Tree Notes is about trees -- especially native trees, trees for wildlife, and trees in history.

Sunday, October 21, 2007

Sumac: Bright red color in autumn

Rhus species

Sumac in a fencerow

The sumac in the image above is growing in a fence row along a road in Christian County, KY. Here in Kentucky, we also see sumacs growing at the edges of forests, in open areas in the woods, on sunny hillsides, and in old fields. They can soak up a lot of sun in such locations (one of the requirements of these small trees.)

Every state in the continental USA has one or more native sumacs. There are 15 or more different native species, not counting poison-ivy, poison-oak, and poison-sumac which are also in the Rhus genus.

I didn't try to identify the sumac in the photo above, but it is probably Rhus glabra (smooth sumac) or Rhus typhinia (staghorn sumac), both of which are common in this area. It's a young tree, judging by the spindly size of its trunk and the lack of fruit.

Sumac seed headThe sumacs I know, staghorn and smooth, produce a large colorful head of berries that holds on through the winter. The small berries don't have much pulp -- they are mostly seed. They are not a "first-choice" wildlife food, but they are important because many birds and animals eat sumac seeds when the supply of more desirable winter food is exhausted.

In the garden, either of these sumacs has year-round visual appeal. Their seedheads are interesting in winter. In the warm months, their long compound leaves have an exotic look. In autumn, they have vivid color. They will grow in almost any soil, even dry, gravelly areas where little else will survive, and they grow very quickly.

Sumac in OctoberTwo warnings about using sumac as an ornamental:

1. Sumacs form a clump by sending up root suckers.
2. Sumacs have weak wood that breaks easily in severe weather.

In my own experience with sumac, these problems haven't been too difficult to deal with. The suckers are controlled easily enough by mowing regularly. Some branches have broken in storms but we don't have the trees near our house, and they aren't very large trees anyway.

3 comments -- please add yours:

Anonymous said...

Do you have any idea what would cause sumacs to have yellowing, curled leaves, dying back from the tips? I'm looking at some samples someone brought into the extension office. Thanks,
Juanita, Volunteer Master Gardener,

Genevieve said...

It surely must be a chemical injury or some change in the soil that they don't like. I wonder if the homeowner might have put too much lime around them while liming the lawn? Just a wild guess. In one of my tree books, it lists several sumacs, and they all require pH 6.1 to 7.0. It also mentions verticillium wilt under diseases, but says it is uncommon.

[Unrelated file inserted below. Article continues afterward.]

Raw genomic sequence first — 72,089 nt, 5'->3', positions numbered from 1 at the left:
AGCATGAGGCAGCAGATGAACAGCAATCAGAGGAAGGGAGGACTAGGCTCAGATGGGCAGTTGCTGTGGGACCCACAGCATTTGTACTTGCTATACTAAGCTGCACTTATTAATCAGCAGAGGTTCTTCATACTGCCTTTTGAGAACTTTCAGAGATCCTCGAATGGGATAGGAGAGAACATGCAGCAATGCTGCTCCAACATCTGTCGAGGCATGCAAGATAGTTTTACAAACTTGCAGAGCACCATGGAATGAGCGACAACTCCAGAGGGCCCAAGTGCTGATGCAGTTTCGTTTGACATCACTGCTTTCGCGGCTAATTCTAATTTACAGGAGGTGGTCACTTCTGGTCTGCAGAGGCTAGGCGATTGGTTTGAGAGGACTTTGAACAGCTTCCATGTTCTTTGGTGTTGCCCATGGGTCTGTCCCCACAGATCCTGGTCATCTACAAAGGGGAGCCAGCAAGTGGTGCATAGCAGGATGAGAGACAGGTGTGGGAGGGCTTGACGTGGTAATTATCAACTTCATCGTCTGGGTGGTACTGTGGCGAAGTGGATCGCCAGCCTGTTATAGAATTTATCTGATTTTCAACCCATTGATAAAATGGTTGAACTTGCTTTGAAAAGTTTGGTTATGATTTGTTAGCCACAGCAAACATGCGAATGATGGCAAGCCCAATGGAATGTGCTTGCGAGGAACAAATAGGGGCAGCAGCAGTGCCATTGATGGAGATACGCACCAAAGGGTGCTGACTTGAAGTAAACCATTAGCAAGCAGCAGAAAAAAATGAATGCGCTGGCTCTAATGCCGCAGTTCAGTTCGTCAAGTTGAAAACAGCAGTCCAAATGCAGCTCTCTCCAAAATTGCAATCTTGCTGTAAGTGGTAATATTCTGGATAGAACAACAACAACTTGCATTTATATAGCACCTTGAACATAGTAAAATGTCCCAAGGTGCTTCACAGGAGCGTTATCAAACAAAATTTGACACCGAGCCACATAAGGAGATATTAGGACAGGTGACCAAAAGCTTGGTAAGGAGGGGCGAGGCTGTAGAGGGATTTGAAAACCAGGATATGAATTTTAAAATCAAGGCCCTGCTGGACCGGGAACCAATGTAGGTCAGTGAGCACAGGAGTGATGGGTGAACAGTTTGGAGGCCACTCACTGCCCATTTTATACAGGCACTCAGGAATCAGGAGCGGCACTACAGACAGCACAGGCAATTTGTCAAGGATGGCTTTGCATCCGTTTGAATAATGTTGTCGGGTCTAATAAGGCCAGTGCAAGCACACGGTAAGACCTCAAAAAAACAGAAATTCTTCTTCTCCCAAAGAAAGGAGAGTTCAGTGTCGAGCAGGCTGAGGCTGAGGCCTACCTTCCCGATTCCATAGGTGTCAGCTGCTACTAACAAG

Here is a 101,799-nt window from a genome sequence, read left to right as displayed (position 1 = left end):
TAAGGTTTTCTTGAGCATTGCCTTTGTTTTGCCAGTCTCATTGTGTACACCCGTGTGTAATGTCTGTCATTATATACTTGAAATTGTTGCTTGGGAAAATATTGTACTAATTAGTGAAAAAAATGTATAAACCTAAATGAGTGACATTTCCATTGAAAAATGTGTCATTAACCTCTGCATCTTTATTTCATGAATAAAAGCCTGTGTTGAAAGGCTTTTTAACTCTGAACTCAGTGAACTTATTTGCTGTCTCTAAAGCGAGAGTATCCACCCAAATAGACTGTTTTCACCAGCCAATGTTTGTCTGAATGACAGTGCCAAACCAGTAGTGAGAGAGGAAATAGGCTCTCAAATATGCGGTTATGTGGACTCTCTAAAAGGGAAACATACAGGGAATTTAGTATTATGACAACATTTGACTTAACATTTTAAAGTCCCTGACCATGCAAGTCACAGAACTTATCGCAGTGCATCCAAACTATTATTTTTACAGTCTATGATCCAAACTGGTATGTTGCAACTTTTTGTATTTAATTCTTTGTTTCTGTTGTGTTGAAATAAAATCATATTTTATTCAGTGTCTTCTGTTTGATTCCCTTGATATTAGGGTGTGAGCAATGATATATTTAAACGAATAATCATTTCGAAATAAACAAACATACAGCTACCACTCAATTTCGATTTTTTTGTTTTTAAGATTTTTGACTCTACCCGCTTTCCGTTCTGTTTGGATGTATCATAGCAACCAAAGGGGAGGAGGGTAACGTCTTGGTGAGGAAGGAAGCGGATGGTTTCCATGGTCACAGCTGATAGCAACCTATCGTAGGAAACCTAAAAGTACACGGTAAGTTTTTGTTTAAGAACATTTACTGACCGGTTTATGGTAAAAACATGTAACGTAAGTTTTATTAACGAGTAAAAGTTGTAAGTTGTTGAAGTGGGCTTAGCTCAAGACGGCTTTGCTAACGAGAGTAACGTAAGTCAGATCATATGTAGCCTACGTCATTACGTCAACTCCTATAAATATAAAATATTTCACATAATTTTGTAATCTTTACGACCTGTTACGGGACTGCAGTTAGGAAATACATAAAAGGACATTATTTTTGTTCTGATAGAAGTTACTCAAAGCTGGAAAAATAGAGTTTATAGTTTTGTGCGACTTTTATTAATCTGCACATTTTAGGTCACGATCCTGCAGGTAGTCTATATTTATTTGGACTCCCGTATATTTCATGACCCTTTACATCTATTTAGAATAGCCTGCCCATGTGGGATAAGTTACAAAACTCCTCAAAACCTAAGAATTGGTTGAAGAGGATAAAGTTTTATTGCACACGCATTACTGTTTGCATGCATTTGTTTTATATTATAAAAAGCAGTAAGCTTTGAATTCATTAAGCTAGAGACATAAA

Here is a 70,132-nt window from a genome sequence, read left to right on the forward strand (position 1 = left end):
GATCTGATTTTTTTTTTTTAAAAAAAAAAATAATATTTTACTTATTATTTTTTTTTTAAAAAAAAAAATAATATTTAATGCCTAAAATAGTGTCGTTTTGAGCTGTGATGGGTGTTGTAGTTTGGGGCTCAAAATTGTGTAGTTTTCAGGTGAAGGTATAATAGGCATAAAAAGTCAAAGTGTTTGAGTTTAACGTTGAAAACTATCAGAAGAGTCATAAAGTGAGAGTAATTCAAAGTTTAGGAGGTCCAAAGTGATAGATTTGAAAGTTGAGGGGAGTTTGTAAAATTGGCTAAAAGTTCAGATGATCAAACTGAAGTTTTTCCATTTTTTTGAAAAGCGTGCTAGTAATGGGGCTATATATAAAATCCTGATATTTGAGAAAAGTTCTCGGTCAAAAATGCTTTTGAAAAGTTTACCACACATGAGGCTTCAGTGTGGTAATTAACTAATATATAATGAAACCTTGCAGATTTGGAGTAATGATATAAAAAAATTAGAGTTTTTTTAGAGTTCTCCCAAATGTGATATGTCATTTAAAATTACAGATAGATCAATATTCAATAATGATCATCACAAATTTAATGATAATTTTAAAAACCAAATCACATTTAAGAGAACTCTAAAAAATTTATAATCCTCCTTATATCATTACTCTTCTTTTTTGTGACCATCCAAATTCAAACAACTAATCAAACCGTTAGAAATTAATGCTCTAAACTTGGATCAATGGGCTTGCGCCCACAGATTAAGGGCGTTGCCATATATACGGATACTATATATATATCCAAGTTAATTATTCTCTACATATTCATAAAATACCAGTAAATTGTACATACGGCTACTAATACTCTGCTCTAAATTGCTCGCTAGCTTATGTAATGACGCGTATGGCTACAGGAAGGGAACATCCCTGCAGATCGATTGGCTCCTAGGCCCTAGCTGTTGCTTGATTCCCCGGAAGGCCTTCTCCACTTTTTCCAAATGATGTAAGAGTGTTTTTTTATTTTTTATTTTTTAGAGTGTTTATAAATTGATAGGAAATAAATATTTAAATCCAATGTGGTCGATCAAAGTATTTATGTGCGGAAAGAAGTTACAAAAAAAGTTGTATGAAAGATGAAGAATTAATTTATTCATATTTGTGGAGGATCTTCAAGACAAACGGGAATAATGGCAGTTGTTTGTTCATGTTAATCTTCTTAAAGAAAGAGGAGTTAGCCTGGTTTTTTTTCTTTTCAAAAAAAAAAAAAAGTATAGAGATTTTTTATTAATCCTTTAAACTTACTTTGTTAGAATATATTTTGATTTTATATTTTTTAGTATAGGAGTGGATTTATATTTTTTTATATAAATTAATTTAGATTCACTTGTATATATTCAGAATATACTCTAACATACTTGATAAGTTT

betty-boop said...

yes i would like to know if these trees need both male and female to produce fruit..or do they have to be a certain age.. Debbie..alfred ontario

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Enrich your life with the study of trees.

"The power to recognize trees at a glance without examining their leaves or flowers or fruit as they are seen, for example, from the car-window during a railroad journey, can only be acquired by studying them as they grow under all possible conditions over wide areas of territory. Such an attainment may not have much practical value, but once acquired it gives to the possessor a good deal of pleasure which is denied to less fortunate travelers."

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Print references I frequently consult

Benvie, Sam. Encyclopedia of North American Trees. Buffalo, NY: Firefly, 2000.

Brockman, C. Frank. Trees of North America: A Guide to Field Identification. Ed. Herbert S. Zim. New York: Golden, 1986.

Cliburn, Jerry, and Ginny Clomps. A Key to Missouri Trees in Winter: An Identification Guide. Conservation Commission of the State of Missouri, 1980.

Collingwood, G. H., Warren David Brush, and Devereux Butcher. Knowing Your Trees. Washington: American Forestry Association, 1978.

Dirr, Michael. Dirr's Hardy Trees and Shrubs: an Illustrated Encyclopedia. Portland, Or.: Timber, 1997.

Elias, Thomas S. The Complete Trees of North America; Field Guide and Natural History. New York: Book Division, Times Mirror Magazines, 1980.

Grimm, William Carey. The Book of Trees;. Harrisburg, PA: Stackpole, 1962.

Hightshoe, Gary L. Native Trees, Shrubs, and Vines for Urban and Rural America: a Planting Design Manual for Environmental Designers. New York: Van Nostrand Reinhold, 1988.

Little, Elbert L. National Audubon Society Field Guide to North American Trees. New York: Chanticleer, 1996.

Martin, Alexander C., Herbert S. Zim, and Arnold L. Nelson. American Wildlife and Plants. New York: McGraw Hill, 1951.

Mitchell, Alan F., and David More. The Trees of North America. New York, NY: Facts On File Publications, 1987.

Randall, Charles E. Enjoying Our Trees. Washington: American Forestry Association, 1969.

Settergren, Carl D., and R. E. McDermott. Trees of Missouri. Columbia: University Extension, 1995.

Sternberg, Guy, and James W. Wilson. Native Trees for North American Landscapes: from the Atlantic to the Rockies. Portland: Timber, 2004.

Wharton, Mary E., and Roger W. Barbour. Trees and Shrubs of Kentucky. Lexington: University of Kentucky, 1973.

Wyman, Donald. Trees for American Gardens. New York: Macmillan, 1965.

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